Every time I cook a ham, I make split pea soup. Which means I make it about twice a year, once after Easter, and once after Thanksgiving and/or Christmas (or both, if I'm lucky!).
With the crappy rainy weather we've been having, yesterday was the perfect day for pulling Thanksgiving's ham bone out of the freezer. Split pea soup couldn't be simpler. You can saute your veggies if you want, but you don't have to. Don't have a carrot? Leave it out. Let it get too thick? Add some water. Not a lot of meat leftover on the bone? Chop up a ham steak, or some kielbasa like I did this time. Easy peas-y. (Sorry)
My "secret" is to add about 1/4 to 1/2 of a teaspoon of curry powder to the soup. Not enough to really taste it, but just enough to give the soup a little something. I also add a little thyme. But shh, don't tell my husband, or he won't eat it.
I have a problem photographing split pea soup in its finished state. So here it is mid-simmer. Pretty colors, huh? It's amazing what a few new light bulbs in your kitchen will do.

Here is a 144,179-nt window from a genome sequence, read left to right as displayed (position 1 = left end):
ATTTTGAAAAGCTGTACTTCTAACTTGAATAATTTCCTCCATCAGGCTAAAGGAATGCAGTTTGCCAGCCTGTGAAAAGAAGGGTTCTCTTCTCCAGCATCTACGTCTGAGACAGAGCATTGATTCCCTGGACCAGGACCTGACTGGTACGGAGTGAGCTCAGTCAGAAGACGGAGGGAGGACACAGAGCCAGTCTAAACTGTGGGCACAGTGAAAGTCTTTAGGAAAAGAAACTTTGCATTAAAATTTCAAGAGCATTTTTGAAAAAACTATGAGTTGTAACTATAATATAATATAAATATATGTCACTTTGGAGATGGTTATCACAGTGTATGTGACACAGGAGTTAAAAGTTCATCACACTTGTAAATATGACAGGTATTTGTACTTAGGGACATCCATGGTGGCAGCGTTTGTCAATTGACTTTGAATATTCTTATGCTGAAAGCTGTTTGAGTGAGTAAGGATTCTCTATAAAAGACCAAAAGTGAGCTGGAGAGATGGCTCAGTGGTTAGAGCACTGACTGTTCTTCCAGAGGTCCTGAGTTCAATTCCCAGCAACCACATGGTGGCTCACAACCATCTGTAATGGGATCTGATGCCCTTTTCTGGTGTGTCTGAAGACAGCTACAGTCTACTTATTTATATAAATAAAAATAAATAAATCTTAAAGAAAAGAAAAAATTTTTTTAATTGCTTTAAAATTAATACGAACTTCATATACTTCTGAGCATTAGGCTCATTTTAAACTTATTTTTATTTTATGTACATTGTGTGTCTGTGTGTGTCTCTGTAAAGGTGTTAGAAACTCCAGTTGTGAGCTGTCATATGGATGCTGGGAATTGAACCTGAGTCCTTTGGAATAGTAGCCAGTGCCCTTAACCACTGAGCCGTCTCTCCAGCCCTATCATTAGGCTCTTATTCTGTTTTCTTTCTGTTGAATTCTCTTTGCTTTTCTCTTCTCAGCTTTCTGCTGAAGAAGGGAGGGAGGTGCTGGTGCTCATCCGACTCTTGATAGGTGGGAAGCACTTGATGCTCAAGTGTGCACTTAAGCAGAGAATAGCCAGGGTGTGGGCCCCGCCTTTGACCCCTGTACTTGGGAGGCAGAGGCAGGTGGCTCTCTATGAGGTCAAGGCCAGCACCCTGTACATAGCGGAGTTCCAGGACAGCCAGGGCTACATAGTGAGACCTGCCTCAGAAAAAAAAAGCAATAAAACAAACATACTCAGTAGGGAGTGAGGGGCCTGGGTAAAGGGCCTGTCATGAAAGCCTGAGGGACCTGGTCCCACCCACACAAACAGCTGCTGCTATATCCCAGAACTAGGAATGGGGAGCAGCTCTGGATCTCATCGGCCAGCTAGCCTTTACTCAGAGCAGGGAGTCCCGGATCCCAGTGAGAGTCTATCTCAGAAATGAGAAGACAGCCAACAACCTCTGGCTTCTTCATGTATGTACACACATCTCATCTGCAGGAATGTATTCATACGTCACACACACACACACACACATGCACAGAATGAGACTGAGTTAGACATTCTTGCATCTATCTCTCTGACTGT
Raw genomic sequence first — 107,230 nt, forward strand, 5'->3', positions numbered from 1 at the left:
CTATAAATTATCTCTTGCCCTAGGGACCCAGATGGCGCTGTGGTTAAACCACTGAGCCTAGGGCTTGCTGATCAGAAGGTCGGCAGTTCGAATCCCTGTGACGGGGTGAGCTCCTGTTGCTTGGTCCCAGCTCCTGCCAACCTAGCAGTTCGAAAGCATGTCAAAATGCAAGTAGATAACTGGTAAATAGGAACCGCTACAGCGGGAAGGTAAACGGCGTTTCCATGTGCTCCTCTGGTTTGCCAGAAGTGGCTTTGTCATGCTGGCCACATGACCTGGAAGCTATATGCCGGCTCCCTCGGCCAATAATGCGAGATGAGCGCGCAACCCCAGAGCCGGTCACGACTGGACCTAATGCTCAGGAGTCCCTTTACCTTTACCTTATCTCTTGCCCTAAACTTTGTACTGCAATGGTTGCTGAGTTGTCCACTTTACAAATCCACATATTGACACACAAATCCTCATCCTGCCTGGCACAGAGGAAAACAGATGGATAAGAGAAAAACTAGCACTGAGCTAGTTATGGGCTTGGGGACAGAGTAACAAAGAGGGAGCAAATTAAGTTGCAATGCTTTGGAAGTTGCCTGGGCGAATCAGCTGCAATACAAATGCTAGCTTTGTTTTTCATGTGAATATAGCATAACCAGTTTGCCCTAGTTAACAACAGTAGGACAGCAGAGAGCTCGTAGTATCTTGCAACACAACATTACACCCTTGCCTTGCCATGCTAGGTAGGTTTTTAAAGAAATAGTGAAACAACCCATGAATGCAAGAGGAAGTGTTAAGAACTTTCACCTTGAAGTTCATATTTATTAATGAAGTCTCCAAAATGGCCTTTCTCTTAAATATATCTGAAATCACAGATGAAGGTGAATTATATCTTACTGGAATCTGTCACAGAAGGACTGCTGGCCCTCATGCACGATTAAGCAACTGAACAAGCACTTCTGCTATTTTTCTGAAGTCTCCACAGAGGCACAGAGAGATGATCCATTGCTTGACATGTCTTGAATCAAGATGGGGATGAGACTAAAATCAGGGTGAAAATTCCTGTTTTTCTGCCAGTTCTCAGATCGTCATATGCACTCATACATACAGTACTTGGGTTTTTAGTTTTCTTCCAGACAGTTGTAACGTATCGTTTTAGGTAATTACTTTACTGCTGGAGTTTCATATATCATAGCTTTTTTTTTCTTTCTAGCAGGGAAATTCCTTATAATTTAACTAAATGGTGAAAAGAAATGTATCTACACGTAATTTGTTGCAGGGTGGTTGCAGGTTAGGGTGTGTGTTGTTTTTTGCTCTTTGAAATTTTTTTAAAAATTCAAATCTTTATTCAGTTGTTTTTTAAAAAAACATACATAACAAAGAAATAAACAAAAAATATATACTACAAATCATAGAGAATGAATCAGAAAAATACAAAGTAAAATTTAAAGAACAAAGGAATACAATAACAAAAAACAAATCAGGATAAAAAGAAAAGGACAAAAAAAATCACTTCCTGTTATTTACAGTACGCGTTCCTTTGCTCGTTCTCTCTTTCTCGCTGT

Split Pea Soup, version 12/12/09
1 leftover ham bone
1 carrot, diced fine
1 stalk celery, diced fine
1/2 onion, diced fine
1 clove garlic, diced fine
1/2 t curry powder
1/4 t thyme
1 bag of split peas, rinsed
1/2 link kielbasa sausage, chopped into small pieces
a handful of parsley, chopped
a handful of celery leaves, chopped
Place the ham bone in a large pot and barely cover with water. Bring to a boil and simmer slightly aggressively for about 30 minutes, skimming any nastiness. Remove the bone, let it sit until it's cool enough to handle, then remove any meat and chop into little pieces. Return the bone to the pot and continue to boil while you prepare the vegetables.
Saute the veggies in a little olive oil over medium-high heat. Add the curry powder and thyme and a lot of black pepper. Scrape the veggies into the pot of water, and add the peas. Bring back to a boil, cover mostly, and simmer gently until the peas are about half-cooked. At this point, add the chopped up ham and sausage, and the parsley and celery leaves, and continue to simmer until the peas are completely cooked and have fallen apart, and your soup is the proper split pea soup consistency.
Taste, add more black pepper if you want (I did), and salt if necessary (it wasn't because of the sausage). Serve with crusty bread or oyster crackers. Or those large gumball-shaped hard crackers you can break a crown on, I think they're called wine crackers - love them in soup.